Fear anonymity plea may hold up inquest

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REQUESTS to grant police and army anonymity at the inquest of a prominent republican killed by loyalists more than 20 years ago should not slow the process, a coroner’s court has been told.

Sam Marshall, 31, was gunned down minutes after he left the Lurgan RUC Station on March 7 1990. The former prisoner was with his brother-in-law Tony McCaughey and high-profile dissident republican Colin Duffy when they were targeted at Kilmaine Street.

Barrister Fiona Doherty, representing the victim’s family, said there were concerns that applications for public interest immunity (PII) could cause further delay.

“Because of the vintage of this case my clients are keen to get things moving. It seems this is a case where PII could feature. I am slightly concerned that the position does not become in this case, as it has in other cases, that access to the minister for a certificate holds matters up significantly,” she said.

A preliminary hearing at Mays Chambers in Belfast also heard that the Ministry of Defence (MoD) was still collating thousands of pages of material relating to the shooting. Ms Doherty added: “I appreciate that until material is collated fully it may not be possible to finally go to the minister but that should be a work in progress rather than waiting for the entirety of the material and then waiting for the availability of the minister.”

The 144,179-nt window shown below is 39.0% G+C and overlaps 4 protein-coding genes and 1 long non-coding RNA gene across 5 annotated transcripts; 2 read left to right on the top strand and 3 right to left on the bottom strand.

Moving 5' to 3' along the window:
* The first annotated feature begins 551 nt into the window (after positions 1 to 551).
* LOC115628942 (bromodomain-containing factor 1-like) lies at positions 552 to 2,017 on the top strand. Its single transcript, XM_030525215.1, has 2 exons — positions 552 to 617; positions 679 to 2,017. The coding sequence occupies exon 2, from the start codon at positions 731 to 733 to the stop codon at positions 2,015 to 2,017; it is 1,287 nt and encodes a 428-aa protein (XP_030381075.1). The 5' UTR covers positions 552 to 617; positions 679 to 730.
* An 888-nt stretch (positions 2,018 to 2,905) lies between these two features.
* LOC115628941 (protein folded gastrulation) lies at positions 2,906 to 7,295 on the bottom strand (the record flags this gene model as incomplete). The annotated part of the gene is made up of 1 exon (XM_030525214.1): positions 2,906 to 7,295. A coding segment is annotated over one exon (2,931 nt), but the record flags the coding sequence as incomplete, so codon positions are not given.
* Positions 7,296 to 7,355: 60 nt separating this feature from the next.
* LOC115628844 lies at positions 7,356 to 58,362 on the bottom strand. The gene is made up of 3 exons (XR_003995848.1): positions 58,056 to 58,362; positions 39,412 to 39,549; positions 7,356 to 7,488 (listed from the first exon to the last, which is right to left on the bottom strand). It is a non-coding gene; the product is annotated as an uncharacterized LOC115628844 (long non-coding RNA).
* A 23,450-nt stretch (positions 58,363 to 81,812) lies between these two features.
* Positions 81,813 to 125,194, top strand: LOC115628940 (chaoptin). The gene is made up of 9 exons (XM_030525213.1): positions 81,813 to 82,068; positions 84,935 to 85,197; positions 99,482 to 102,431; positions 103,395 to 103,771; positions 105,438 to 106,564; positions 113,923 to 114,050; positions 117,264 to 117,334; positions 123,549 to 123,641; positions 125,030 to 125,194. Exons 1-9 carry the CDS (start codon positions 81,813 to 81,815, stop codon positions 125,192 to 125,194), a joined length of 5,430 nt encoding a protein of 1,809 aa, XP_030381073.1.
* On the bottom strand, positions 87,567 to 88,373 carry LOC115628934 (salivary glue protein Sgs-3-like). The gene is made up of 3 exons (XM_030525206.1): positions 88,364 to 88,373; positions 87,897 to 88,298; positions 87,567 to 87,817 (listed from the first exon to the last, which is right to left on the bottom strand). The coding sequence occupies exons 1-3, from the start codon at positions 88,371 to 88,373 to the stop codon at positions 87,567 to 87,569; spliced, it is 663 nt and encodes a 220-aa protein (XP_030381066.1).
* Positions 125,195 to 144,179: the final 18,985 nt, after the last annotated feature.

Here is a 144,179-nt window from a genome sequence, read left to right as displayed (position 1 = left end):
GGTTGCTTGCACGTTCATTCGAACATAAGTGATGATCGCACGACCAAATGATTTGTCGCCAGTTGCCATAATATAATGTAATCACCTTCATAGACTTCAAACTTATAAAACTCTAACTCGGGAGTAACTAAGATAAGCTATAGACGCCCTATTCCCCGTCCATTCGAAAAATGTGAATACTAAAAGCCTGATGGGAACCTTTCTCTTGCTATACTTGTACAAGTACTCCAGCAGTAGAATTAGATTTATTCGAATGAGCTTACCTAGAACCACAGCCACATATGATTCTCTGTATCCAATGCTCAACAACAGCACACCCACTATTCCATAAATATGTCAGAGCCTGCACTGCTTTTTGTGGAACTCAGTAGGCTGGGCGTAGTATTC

An estimated 12 lever arch files of evidence, each containing around 500 pages, have been gathered to date.

Mark Robinson, barrister for the MoD and Police Service of Northern Ireland (PSNI), said they hoped to have non-sensitive material ready for disclosure by the end of this year. “Given the demands of other inquests I am instructed that documentation and material will be collated by the end of 2013 or early 2014,” said Mr Robinson.

Marshall, McCaughey and Duffy were all known to the security forces at the time of the murder.

An investigation by the Historical Enquiries Team (HET) found that at least eight undercover soldiers were deployed near the scene of the killing, with their commander monitoring from a remote location. The armed military personnel were in six cars including a red Maestro. Two plain-clothed soldiers with camera equipment were in an observation post at the entrance to the police station as the three republicans arrived to sign bail.

Two soldiers followed them on foot as they left and partially witnessed the shooting. The killers’ two guns were never recovered but were linked through ballistic tests to three other murders and an attempted murder. The HET concluded there was no evidence of state collusion with the gunmen and that police officers or soldiers had no prior knowledge of the attack.